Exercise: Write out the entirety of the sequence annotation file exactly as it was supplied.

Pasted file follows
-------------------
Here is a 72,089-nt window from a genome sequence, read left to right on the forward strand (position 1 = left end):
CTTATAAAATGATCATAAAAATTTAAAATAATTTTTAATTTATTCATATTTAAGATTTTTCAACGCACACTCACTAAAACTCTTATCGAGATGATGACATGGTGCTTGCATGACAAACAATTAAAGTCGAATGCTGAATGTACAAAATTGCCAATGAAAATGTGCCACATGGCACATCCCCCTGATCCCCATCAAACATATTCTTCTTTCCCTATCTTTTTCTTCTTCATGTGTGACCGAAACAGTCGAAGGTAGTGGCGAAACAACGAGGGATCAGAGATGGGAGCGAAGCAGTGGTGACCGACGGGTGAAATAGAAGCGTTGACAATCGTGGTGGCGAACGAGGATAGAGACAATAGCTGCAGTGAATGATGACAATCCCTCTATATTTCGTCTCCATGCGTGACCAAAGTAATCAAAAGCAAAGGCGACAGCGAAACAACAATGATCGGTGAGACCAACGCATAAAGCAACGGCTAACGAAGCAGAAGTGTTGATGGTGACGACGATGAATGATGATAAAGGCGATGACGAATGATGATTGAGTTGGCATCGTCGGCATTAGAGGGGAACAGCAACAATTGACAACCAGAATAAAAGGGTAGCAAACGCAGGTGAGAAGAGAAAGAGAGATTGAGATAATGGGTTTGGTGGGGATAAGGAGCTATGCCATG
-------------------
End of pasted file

Here is a 72,089-nt window from a genome sequence, read left to right on the forward strand (position 1 = left end):
CTTATAAAATGATCATAAAAATTTAAAATAATTTTTAATTTATTCATATTTAAGATTTTTCAACGCACACTCACTAAAACTCTTATCGAGATGATGACATGGTGCTTGCATGACAAACAATTAAAGTCGAATGCTGAATGTACAAAATTGCCAATGAAAATGTGCCACATGGCACATCCCCCTGATCCCCATCAAACATATTCTTCTTTCCCTATCTTTTTCTTCTTCATGTGTGACCGAAACAGTCGAAGGTAGTGGCGAAACAACGAGGGATCAGAGATGGGAGCGAAGCAGTGGTGACCGACGGGTGAAATAGAAGCGTTGACAATCGTGGTGGCGAACGAGGATAGAGACAATAGCTGCAGTGAATGATGACAATCCCTCTATATTTCGTCTCCATGCGTGACCAAAGTAATCAAAAGCAAAGGCGACAGCGAAACAACAATGATCGGTGAGACCAACGCATAAAGCAACGGCTAACGAAGCAGAAGTGTTGATGGTGACGACGATGAATGATGATAAAGGCGATGACGAATGATGATTGAGTTGGCATCGTCGGCATTAGAGGGGAACAGCAACAATTGACAACCAGAATAAAAGGGTAGCAAACGCAGGTGAGAAGAGAAAGAGAGATTGAGATAATGGGTTTGGTGGGGATAAGGAGCTATGCCATG